The New Hampshire Supreme Court issued an order on Thursday morning that will prevent a murder victim’s sexual history from being made public.
Lizzi Marriott, a 19-year-old sophomore at the University of New Hampshire, was killed in 2012. Seth Mazzaglia, 32, was convicted of the murder in 2014. Mazzaglia, who denied raping and murdering Marriott but admitted to helping cover up her death, filed an appeal, and his lawyers argued that Marriott’s sexual history was necessary to their appeal.
In June, the New Hampshire Supreme Court ruled that the information, which had been sealed during the criminal trial, should be made public during Mazzaglia’s hearing. But the state’s attorney general then filed a stay, asking that they could make arguments about why the information should remain private in front of the court.
New Hampshire Attorney General Peter Hinckley argued last week that Marriott’s right to privacy is more important than keeping the court proceedings open, and asked the Supreme Court to hear Mazzaglia’s appeal in private and then release redacted transcripts.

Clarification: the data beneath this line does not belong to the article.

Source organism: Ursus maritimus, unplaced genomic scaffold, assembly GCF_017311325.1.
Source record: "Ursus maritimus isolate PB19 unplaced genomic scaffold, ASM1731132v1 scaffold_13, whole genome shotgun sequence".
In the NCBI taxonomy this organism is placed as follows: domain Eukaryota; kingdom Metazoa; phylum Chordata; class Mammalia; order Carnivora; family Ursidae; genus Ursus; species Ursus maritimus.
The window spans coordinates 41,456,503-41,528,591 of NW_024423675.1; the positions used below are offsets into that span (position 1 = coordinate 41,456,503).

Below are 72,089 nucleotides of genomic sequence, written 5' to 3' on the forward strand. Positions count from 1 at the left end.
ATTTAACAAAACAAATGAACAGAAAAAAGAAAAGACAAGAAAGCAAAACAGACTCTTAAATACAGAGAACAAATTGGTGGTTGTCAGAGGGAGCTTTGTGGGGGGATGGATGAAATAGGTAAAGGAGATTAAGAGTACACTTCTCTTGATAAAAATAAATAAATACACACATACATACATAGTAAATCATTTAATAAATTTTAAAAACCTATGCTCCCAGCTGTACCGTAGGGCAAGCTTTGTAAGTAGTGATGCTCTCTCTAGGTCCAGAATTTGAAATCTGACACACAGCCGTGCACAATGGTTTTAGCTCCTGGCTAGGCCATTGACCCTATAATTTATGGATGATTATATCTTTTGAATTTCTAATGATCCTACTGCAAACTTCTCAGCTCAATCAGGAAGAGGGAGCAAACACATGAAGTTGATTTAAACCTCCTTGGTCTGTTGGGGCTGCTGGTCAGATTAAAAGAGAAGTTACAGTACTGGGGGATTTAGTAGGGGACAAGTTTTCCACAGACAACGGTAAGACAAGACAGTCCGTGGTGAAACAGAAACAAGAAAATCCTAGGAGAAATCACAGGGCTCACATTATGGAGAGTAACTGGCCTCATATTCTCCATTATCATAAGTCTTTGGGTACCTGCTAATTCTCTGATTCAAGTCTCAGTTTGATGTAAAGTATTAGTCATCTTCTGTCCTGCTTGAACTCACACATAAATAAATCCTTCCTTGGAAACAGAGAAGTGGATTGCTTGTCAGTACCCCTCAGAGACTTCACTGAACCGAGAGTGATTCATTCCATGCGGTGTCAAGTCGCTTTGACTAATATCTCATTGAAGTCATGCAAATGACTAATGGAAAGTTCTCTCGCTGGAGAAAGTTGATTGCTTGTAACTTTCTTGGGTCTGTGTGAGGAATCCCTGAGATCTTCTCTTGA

The New Hampshire State Supreme Court agreed.
“Having considered the oral arguments, briefs, and the applicable law, we hereby order that the records sealed by the trial court shall remain sealed and that the parties’ unredacted appellate briefs and appendices shall remain confidential,” the court said in its Thursday ruling, obtained by Motto.
“I’m thrilled on behalf of the Marriott family that we were able to win on this issue, and that we were able to preserve Lizzi’s privacy,” Rus Rilee, an attorney representing the Marriott family, told Motto on Thursday. “I was surprised by how quickly it came out, but I wasn’t particularly surprised by the result. Our legal arguments were very strong.”
Rilee said the order says the information will remain sealed forever if Mazzaglia’s conviction is upheld.
“Unless someone…tries to go into the Supreme Court and challenge that, then I will again fight with them on Lizzi’s behalf,” he said.